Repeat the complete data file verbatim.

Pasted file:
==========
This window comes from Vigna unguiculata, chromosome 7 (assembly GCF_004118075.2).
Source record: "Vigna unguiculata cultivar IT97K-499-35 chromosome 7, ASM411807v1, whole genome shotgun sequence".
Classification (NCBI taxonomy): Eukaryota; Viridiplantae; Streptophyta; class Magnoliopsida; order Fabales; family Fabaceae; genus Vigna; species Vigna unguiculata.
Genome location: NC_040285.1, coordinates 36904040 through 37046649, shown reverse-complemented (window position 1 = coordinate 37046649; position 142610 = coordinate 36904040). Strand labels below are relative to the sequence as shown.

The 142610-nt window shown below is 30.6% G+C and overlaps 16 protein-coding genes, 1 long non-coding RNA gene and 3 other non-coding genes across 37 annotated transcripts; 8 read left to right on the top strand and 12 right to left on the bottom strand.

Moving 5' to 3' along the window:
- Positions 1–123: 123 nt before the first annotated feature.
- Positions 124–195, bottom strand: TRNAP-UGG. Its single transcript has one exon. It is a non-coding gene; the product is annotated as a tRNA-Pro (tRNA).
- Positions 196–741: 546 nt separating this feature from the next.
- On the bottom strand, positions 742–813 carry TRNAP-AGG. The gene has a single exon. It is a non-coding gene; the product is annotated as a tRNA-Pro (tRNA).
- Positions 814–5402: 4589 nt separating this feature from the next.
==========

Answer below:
This window comes from Vigna unguiculata, chromosome 7 (assembly GCF_004118075.2).
Source record: "Vigna unguiculata cultivar IT97K-499-35 chromosome 7, ASM411807v1, whole genome shotgun sequence".
Classification (NCBI taxonomy): Eukaryota; Viridiplantae; Streptophyta; class Magnoliopsida; order Fabales; family Fabaceae; genus Vigna; species Vigna unguiculata.
Genome location: NC_040285.1, coordinates 36904040 through 37046649, shown reverse-complemented (window position 1 = coordinate 37046649; position 142610 = coordinate 36904040). Strand labels below are relative to the sequence as shown.

The 142610-nt window shown below is 30.6% G+C and overlaps 16 protein-coding genes, 1 long non-coding RNA gene and 3 other non-coding genes across 37 annotated transcripts; 8 read left to right on the top strand and 12 right to left on the bottom strand.

Moving 5' to 3' along the window:
- Positions 1–123: 123 nt before the first annotated feature.
- Positions 124–195, bottom strand: TRNAP-UGG. Its single transcript has one exon. It is a non-coding gene; the product is annotated as a tRNA-Pro (tRNA).
- Positions 196–741: 546 nt separating this feature from the next.
- On the bottom strand, positions 742–813 carry TRNAP-AGG. The gene has a single exon. It is a non-coding gene; the product is annotated as a tRNA-Pro (tRNA).
- Positions 814–5402: 4589 nt separating this feature from the next.